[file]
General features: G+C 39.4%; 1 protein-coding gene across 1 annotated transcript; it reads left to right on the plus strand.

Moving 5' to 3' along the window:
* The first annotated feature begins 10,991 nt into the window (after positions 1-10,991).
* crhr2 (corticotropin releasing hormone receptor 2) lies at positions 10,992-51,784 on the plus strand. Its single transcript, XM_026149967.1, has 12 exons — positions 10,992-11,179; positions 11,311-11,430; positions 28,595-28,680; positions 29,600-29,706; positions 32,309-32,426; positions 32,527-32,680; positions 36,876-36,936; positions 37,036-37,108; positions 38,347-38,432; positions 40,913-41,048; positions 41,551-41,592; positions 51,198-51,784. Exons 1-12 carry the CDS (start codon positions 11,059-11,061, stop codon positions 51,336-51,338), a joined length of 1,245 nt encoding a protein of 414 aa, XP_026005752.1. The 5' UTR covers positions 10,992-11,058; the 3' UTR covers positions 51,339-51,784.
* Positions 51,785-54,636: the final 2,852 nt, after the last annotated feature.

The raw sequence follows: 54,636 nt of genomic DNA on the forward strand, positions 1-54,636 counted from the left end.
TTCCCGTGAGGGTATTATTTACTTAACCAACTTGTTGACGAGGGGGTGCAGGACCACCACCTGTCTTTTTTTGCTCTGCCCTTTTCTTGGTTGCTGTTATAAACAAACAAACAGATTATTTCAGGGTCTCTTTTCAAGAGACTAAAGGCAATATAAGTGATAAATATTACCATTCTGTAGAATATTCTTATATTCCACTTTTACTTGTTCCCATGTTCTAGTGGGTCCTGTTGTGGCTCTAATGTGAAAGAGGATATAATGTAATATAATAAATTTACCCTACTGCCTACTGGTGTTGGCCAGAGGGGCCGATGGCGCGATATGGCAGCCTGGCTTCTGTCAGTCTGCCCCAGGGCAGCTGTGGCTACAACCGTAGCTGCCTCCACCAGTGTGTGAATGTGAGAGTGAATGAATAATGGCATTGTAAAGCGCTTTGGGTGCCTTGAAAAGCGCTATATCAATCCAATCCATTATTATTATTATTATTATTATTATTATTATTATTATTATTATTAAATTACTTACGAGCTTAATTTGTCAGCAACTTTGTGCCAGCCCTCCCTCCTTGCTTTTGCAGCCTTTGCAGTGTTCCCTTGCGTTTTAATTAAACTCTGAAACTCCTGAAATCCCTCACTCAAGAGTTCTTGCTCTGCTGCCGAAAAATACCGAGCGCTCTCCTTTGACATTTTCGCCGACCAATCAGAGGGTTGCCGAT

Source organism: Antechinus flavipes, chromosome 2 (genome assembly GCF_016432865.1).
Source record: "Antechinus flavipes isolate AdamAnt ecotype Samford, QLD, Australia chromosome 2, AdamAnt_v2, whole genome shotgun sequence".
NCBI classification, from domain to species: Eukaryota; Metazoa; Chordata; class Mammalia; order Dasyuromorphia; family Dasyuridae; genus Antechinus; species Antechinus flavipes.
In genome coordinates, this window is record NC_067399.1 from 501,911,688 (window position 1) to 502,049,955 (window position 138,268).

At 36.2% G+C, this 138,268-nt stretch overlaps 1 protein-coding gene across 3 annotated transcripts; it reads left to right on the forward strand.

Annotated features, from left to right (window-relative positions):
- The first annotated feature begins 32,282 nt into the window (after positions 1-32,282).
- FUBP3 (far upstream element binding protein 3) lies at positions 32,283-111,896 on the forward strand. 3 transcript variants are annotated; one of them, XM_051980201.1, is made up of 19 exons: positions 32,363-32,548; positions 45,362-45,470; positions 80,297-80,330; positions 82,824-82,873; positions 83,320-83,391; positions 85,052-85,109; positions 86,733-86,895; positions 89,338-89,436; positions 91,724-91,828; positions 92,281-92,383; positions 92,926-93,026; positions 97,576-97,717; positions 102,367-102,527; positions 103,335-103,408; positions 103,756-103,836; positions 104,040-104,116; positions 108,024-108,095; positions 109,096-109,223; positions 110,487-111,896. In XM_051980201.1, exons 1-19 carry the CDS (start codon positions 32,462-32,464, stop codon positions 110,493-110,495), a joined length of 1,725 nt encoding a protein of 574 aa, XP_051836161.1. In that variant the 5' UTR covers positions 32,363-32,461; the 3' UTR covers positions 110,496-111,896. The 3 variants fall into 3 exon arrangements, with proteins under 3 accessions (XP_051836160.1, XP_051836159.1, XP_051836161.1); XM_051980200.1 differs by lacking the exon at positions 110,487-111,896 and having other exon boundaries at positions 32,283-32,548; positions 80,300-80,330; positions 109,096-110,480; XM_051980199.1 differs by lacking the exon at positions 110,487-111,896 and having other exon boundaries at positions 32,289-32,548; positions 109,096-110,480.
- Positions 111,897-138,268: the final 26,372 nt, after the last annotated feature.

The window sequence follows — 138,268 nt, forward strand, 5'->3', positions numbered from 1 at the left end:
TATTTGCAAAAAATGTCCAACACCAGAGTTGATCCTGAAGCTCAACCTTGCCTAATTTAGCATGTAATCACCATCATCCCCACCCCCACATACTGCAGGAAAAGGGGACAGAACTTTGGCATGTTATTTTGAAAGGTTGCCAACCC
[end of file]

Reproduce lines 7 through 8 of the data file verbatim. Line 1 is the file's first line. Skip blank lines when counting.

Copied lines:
TTCCCGTGAGGGTATTATTTACTTAACCAACTTGTTGACGAGGGGGTGCAGGACCACCACCTGTCTTTTTTTGCTCTGCCCTTTTCTTGGTTGCTGTTATAAACAAACAAACAGATTATTTCAGGGTCTCTTTTCAAGAGACTAAAGGCAATATAAGTGATAAATATTACCATTCTGTAGAATATTCTTATATTCCACTTTTACTTGTTCCCATGTTCTAGTGGGTCCTGTTGTGGCTCTAATGTGAAAGAGGATATAATGTAATATAATAAATTTACCCTACTGCCTACTGGTGTTGGCCAGAGGGGCCGATGGCGCGATATGGCAGCCTGGCTTCTGTCAGTCTGCCCCAGGGCAGCTGTGGCTACAACCGTAGCTGCCTCCACCAGTGTGTGAATGTGAGAGTGAATGAATAATGGCATTGTAAAGCGCTTTGGGTGCCTTGAAAAGCGCTATATCAATCCAATCCATTATTATTATTATTATTATTATTATTATTATTATTATTATTATTAAATTACTTACGAGCTTAATTTGTCAGCAACTTTGTGCCAGCCCTCCCTCCTTGCTTTTGCAGCCTTTGCAGTGTTCCCTTGCGTTTTAATTAAACTCTGAAACTCCTGAAATCCCTCACTCAAGAGTTCTTGCTCTGCTGCCGAAAAATACCGAGCGCTCTCCTTTGACATTTTCGCCGACCAATCAGAGGGTTGCCGAT

Source organism: Antechinus flavipes, chromosome 2 (genome assembly GCF_016432865.1).